Model legislation can be proposed by anyone, from large organizations with layers of process (like the Uniform Law Commission and the American Law Institute) to individuals. Awareness of model laws is important for drafters and also for advocates, as they try to influence legislation or to interpret it once it has been enacted. In this article, I discuss the sources of model laws in both senses of "source" - the drafters and the research tools.
I begin with the Uniform Law Commission, the American Law Institute, and the American Bar Association: organizations that are familiar to many legal researchers. But I also discuss less familiar sources of model laws. For example, I had never heard of the Specialty Equipment Market Association, but twenty-two states have adopted its model law for registration of custom cars and hot rods. That group has only a few model laws in a very narrow field. In contrast, the American Legislative Exchange Council (ALEC), a group of conservative legislators and business leaders, has proposed hundreds of laws - often with success - on dozens of topics. Few people need to know about registration of custom cars and hot rods, but ALEC's work affects so many areas of the law that it deserves more attention from lawyers and other legal researchers.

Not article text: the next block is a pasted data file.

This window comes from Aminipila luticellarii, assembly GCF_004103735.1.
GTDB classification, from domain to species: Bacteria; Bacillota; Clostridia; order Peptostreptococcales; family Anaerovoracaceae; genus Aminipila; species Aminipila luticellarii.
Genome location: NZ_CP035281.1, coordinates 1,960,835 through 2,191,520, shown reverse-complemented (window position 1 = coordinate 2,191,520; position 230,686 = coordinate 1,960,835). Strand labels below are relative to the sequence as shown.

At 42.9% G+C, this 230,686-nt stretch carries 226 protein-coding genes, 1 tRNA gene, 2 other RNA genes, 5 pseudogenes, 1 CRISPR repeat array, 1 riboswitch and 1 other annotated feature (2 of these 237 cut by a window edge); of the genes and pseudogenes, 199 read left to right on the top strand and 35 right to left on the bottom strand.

Friday, April 18, 2014
Who Makes Model Laws?
You've heard of the Uniform Commercial Code and the Model Penal Code, but how much do you know about model laws? You could learn more by reading this short article: Mary Whisner, There Oughta Be a Law—a Model Law, 106 Law Libr. J. 125 (2014). Here's an abstract: